For a child, they say their schooldays are the best days of their lives. But for the parents, they are fast becoming the most expensive days of their lives.
Parents buy new textbooks for their children at a bookstore in the central province of Nghe An.
Every parent wants the best possible education for their children, but at what cost?
Earlier this month, it was back to school time for many youngsters countrywide. Excited and full of energy, my daughter was back in her classroom raring to go.
A new school year means new grade, new uniform, and new text books. For the past five years, this is the time of year I have to dig deep not only for the books, but other supplied much needed to ensure she gets a first class education.
Last term’s books should be recycled for a good cause, and packed up and sent off to those youngsters in need in remote areas of our country. Sadly this is often easier said than done.
After a school year, fetching and carrying those books to and from school, thumbing them everyday, most, if not all, are in no fit state to pass on.
In most of the main subjects, like Vietnamese, maths and writing, textbooks and workbooks have questions and allow children to write their answers in. And most of that 20-cm pile of one-time-used books ended up with being sold to scrap collectors with a price of VNĐ2,000 (8 US cent) per kilo.
This made take a trip down memory lane some 30 years to the time I went to school.
My educational tools back then were often inherited from brothers and sisters, cousins and neighbours. Hand me downs maybe, but still books that were cherished, looked after and in nearly new condition.
Back then, many families would struggle to splash out on new books year in and year out, but it hardly mattered as most of what was taught each year remained the same.
Education has no doubt improved greatly over the past 30 years and the idea of reusing books passed down over and over again is a distant and fading memory.
Today the children simply write their answers into the books. On one hand, I’m not denying this is convenient but on the other, is it a waste?
Each year, it is estimated parents spend VNĐ1 trillion ($44.4 million) on text books with most, if not all, ending up in a trash, waiting for the scrap man to arrive and buy them back at a fraction of the original cost.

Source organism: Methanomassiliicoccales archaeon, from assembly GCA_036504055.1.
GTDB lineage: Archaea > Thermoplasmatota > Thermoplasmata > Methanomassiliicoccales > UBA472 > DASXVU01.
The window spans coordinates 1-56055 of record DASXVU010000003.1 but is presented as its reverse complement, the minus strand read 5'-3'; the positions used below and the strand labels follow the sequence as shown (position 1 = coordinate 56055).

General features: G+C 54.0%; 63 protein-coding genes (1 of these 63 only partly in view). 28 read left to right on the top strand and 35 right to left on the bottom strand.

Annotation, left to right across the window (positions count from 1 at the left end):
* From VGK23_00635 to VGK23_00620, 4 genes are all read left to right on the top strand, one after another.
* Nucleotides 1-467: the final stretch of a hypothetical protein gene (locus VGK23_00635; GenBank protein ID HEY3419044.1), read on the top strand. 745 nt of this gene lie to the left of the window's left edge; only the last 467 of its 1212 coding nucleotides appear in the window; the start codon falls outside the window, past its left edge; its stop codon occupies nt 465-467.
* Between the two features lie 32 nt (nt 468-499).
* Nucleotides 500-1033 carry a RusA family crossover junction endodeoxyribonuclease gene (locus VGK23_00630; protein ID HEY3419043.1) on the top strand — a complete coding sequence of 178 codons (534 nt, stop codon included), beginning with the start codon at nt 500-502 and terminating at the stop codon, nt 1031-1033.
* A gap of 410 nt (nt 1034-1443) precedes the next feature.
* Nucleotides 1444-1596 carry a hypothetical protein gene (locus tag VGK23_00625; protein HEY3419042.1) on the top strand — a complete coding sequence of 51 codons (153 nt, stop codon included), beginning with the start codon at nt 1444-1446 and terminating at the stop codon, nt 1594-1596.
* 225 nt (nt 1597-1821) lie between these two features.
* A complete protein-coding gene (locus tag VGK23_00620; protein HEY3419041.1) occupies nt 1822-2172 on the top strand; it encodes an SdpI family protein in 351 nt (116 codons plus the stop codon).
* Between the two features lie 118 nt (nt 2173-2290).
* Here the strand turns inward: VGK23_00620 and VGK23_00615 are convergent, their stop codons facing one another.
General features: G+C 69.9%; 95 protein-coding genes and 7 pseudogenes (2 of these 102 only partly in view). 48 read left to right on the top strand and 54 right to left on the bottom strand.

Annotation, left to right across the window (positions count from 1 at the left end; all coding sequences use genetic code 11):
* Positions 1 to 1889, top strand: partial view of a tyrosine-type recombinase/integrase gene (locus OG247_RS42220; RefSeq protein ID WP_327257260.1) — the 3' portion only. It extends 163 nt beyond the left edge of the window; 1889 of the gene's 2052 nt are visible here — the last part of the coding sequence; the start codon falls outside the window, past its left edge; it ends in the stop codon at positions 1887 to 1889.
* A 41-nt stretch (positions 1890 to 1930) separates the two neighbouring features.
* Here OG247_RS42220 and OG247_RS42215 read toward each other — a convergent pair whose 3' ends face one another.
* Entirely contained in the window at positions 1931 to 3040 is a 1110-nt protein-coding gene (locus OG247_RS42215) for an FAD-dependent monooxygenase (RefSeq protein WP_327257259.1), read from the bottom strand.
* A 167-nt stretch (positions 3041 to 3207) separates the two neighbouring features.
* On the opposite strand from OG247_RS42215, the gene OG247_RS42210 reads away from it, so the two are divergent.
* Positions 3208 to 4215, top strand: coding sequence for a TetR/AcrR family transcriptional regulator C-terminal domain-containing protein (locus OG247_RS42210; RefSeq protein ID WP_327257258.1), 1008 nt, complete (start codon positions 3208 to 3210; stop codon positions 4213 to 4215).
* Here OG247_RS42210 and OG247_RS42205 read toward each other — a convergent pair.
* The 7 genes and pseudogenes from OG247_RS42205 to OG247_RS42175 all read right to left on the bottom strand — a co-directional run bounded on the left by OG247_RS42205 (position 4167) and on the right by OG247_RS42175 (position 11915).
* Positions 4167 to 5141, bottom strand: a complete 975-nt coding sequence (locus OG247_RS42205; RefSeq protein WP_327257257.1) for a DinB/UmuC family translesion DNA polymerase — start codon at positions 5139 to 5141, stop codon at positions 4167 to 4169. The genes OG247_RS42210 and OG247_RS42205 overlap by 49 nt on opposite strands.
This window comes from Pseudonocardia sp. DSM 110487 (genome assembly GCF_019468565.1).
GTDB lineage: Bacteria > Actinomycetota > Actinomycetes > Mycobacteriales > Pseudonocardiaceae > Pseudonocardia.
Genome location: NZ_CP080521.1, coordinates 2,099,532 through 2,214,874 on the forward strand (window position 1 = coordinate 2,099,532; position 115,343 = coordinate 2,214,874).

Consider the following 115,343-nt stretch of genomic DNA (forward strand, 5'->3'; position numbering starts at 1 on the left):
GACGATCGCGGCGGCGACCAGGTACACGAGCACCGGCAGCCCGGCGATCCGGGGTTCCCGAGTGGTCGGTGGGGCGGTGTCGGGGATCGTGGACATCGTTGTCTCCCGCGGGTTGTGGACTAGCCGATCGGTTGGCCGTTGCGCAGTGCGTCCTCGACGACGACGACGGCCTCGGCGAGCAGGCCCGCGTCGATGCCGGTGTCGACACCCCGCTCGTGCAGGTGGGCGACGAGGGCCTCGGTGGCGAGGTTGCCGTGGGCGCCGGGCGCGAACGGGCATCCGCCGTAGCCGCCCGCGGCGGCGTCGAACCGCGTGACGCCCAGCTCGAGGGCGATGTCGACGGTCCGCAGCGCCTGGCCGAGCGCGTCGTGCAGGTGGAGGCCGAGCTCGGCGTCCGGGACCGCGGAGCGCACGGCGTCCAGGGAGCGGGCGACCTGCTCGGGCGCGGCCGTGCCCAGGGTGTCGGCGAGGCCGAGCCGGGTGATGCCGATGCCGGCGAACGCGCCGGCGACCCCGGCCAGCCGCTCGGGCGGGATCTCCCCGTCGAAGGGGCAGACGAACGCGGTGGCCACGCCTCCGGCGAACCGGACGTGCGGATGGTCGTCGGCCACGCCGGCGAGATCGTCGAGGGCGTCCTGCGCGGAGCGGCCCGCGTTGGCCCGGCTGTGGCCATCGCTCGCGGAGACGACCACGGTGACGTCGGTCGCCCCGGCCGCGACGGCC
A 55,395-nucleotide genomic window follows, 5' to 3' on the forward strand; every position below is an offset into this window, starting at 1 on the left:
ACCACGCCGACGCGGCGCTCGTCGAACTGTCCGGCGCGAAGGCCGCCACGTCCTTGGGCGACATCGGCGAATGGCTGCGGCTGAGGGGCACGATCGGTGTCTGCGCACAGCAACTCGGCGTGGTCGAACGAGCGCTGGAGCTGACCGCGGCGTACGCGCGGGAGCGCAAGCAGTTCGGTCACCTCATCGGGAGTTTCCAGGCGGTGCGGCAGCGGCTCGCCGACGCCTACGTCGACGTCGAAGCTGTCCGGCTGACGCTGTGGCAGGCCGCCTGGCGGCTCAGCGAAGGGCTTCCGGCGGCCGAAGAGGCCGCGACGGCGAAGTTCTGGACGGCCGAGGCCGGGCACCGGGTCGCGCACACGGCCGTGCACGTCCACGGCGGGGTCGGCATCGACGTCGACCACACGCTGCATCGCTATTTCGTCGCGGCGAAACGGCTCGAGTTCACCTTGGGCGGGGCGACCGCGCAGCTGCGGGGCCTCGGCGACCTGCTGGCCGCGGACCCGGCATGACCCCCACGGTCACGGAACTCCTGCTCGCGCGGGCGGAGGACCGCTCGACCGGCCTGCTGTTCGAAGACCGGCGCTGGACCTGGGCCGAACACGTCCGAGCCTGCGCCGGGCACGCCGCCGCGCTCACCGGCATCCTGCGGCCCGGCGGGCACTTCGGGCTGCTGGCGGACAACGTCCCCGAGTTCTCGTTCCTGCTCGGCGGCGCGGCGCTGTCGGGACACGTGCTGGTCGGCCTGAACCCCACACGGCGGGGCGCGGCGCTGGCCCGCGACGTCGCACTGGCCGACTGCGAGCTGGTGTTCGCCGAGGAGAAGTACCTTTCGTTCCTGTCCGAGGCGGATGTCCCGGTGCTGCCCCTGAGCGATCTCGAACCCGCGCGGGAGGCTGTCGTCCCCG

Elsewhere in the country as children head to school along muddy dirt tracks instead of concrete roads, they are arriving in class with nothing to learn from.
What a gargantuan waste.
According to the 2017 report of the Viet Nam Publishing House, the only supplier of official textbooks, this year they will supply 104 million copies.
No small figure. And when you add in the amount printed in previous years, 2017 (107.8 million), 2016 (108.8 million) and 2015 (101 million) you wonder are they actually printing books or printing money?
Text books account for more than half of the entire publishing industry. In fact, more text books are printed than daily newspapers.
Other statistics reveal that in 2016 the amount of textbooks issued by Viet Nam Education Publishing House accounted for 56.4 per cent of the entire industry. In 2017, this figure was 50.4 per cent.
Nice work if you can get it, but is it really necessary?
It is also a headache for shopkeepers as well as parents. I spoke to one who told me that each year they are left with a surplus stock that’s as much use as an ashtray on a motorbike because of the changes made to the latest edition.
Textbook innovation is a natural part of the education industry with the means to provide the most up-to-date knowledge for learners, that’s what I want and that’s what all parents want.
But is the content changing for the good of the child or is it simply change for changes sake?
Stop for moment and think about this as well. More books means more paper. More paper not only means more rubbish but it means more trees destroyed, more forests pillaged and more harm to the environment.
That may not be of a great concern to us but it surely will be for our children and our children’s children.
Replacing textbooks is also extremely costly. We had to use official development assistance (ODA) source to renovate textbooks in early 1990. In less than four years, we again had to spend billions of dollars in the form of ODA loans for education.
So far, the textbooks situation has not been stable. Educators are still debating on renovation and textbooks can be replaced at any time.
But let’s get to the end chapter here. What’s key is knowledge, that’s what children strive for and that’s what we, as parents, hope beyond hope, our children leave school with an abundance of.
If a book is old, new, second hand, or bought straight from the shelves, its content will always have the same goal and that’s to educate and improve the quality of lives for future generations. — VNS